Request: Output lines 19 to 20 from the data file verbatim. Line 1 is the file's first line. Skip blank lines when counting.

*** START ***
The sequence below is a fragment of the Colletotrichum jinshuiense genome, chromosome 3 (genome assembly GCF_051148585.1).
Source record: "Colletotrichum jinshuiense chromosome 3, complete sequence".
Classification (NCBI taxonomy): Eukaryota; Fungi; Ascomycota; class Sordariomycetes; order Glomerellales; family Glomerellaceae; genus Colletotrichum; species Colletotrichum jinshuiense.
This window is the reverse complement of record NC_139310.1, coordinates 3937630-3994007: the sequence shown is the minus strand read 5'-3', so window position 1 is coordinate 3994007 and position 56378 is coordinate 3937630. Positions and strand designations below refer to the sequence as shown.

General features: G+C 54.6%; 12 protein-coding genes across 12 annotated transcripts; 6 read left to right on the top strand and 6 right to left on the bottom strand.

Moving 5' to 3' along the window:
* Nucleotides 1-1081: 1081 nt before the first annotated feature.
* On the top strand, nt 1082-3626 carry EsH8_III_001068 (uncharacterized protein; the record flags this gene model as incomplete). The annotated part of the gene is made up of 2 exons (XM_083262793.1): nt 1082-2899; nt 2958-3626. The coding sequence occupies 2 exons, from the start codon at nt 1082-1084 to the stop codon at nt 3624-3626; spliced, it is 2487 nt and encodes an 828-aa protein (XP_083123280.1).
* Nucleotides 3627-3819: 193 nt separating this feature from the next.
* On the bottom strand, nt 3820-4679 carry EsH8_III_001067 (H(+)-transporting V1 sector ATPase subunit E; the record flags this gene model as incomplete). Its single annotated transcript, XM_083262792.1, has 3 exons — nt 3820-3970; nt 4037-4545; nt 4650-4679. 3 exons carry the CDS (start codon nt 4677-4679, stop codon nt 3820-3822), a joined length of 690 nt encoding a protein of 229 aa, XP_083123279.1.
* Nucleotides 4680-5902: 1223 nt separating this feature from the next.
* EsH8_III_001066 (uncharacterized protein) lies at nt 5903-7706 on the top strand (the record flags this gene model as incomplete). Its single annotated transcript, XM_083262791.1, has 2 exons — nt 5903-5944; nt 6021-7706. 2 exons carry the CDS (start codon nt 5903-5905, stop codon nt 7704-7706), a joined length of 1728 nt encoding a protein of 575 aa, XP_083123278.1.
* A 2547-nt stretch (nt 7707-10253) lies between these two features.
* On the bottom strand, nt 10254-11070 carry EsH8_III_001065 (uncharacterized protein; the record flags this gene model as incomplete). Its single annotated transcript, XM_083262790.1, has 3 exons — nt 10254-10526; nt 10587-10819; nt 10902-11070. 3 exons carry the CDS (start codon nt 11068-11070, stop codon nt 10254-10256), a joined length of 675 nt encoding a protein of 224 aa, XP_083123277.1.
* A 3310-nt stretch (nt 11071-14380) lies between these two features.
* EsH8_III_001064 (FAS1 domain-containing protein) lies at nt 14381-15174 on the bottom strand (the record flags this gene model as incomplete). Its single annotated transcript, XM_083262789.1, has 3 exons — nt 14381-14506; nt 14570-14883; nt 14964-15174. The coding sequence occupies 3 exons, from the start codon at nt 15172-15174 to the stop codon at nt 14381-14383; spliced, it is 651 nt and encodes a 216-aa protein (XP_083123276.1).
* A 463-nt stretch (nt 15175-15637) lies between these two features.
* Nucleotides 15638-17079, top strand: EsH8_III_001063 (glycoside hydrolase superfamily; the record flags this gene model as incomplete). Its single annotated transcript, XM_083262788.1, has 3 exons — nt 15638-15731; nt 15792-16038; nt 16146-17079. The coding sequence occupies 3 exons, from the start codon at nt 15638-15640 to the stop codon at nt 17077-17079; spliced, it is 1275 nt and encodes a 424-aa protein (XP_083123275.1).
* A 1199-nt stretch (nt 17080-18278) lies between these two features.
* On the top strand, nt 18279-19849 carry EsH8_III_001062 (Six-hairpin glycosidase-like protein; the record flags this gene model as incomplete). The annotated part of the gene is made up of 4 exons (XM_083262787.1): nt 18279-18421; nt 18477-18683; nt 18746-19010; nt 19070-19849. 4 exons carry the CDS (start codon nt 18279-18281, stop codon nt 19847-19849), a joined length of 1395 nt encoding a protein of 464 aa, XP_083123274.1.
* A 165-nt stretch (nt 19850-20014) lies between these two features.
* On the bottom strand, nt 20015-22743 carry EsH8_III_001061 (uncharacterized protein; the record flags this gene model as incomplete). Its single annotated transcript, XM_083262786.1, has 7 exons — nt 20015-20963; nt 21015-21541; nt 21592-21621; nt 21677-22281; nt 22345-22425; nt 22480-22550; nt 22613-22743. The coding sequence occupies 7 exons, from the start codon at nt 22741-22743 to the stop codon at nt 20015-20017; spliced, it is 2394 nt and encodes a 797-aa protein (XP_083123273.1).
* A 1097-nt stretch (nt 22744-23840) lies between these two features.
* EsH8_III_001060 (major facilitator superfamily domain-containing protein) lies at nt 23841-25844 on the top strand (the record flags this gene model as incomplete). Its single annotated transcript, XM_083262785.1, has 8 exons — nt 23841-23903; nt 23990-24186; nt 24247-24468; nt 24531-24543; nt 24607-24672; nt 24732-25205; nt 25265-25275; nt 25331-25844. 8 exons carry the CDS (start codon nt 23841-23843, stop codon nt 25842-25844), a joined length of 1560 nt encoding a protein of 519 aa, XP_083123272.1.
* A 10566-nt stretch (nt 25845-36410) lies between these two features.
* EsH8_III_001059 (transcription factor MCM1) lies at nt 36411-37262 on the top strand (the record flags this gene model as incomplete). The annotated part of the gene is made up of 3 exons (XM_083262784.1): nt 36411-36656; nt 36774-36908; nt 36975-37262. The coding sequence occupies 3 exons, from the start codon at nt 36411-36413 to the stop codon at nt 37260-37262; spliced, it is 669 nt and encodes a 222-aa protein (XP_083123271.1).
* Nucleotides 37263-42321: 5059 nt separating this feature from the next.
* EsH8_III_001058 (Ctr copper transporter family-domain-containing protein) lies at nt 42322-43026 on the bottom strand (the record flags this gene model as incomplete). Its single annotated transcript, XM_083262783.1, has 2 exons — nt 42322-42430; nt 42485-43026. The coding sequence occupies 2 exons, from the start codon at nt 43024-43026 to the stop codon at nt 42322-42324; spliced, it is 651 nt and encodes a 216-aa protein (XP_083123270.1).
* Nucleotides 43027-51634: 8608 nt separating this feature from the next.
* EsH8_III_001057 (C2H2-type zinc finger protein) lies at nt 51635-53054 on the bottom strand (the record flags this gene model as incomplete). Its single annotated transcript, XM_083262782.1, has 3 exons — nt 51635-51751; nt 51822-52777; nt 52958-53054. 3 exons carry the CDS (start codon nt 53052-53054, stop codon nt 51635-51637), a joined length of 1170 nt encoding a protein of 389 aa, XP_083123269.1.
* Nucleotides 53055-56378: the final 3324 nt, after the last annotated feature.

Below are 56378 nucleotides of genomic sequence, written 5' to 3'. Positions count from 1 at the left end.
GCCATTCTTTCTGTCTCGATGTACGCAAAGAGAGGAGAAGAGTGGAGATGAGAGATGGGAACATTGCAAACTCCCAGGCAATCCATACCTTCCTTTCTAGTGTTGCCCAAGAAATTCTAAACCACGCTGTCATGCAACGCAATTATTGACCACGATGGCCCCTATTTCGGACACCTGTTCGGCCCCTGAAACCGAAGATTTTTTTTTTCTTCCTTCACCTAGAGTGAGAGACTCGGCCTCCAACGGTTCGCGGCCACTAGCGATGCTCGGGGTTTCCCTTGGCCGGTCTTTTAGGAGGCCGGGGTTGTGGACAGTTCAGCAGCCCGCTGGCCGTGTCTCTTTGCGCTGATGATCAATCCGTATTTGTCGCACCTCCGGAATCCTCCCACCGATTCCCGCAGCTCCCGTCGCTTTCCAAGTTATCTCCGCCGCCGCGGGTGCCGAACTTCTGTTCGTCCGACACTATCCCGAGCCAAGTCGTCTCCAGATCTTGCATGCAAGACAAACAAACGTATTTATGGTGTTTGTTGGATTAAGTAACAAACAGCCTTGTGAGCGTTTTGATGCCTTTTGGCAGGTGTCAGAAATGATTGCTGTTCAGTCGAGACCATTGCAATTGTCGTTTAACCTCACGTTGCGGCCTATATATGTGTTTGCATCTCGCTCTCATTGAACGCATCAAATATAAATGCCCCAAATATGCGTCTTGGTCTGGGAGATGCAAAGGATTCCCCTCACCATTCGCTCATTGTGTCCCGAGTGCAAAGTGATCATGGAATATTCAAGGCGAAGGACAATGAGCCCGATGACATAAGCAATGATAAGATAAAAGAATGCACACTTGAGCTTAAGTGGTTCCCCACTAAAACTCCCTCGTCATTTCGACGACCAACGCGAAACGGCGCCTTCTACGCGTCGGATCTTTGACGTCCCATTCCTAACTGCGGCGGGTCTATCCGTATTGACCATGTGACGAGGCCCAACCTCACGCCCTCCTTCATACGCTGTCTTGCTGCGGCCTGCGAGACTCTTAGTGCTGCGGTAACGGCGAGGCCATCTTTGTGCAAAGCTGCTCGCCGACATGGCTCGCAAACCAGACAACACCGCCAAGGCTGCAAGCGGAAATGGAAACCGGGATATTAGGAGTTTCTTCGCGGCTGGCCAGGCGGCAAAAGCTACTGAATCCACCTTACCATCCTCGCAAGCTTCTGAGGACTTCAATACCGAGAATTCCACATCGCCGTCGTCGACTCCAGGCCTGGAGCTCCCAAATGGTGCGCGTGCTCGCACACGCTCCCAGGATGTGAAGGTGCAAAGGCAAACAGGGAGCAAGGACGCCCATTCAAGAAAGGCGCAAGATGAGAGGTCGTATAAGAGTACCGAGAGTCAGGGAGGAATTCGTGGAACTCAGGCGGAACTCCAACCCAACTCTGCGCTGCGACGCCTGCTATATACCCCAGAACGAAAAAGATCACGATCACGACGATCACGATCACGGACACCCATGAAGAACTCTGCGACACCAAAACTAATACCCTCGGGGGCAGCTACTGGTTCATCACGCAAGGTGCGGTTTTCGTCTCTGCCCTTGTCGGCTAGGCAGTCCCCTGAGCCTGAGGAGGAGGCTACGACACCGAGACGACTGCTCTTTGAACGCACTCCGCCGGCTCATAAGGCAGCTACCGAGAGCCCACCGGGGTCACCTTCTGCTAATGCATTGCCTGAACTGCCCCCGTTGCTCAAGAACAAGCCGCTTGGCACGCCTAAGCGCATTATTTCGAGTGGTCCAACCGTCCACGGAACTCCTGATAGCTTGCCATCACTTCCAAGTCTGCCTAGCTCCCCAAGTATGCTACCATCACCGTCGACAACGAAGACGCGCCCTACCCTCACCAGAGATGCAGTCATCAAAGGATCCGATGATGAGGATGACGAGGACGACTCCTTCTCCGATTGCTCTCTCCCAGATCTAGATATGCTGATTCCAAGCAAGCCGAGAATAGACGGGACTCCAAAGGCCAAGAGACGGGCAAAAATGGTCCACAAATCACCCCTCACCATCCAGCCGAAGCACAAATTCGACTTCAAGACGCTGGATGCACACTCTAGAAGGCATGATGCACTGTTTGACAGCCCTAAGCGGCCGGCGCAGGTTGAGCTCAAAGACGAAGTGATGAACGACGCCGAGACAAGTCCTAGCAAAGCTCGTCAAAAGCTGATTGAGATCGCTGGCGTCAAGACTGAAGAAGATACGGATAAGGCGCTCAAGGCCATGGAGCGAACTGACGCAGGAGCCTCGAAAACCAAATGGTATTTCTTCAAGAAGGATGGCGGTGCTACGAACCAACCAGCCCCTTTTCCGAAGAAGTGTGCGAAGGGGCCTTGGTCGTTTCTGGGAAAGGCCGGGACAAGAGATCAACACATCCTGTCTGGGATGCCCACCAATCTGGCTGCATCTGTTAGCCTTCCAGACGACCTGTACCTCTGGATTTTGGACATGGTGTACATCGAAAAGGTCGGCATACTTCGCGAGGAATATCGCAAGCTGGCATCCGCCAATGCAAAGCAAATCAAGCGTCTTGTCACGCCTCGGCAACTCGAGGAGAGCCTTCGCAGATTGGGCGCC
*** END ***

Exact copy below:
* A 1199-nt stretch (nt 17080-18278) lies between these two features.
* On the top strand, nt 18279-19849 carry EsH8_III_001062 (Six-hairpin glycosidase-like protein; the record flags this gene model as incomplete). The annotated part of the gene is made up of 4 exons (XM_083262787.1): nt 18279-18421; nt 18477-18683; nt 18746-19010; nt 19070-19849. 4 exons carry the CDS (start codon nt 18279-18281, stop codon nt 19847-19849), a joined length of 1395 nt encoding a protein of 464 aa, XP_083123274.1.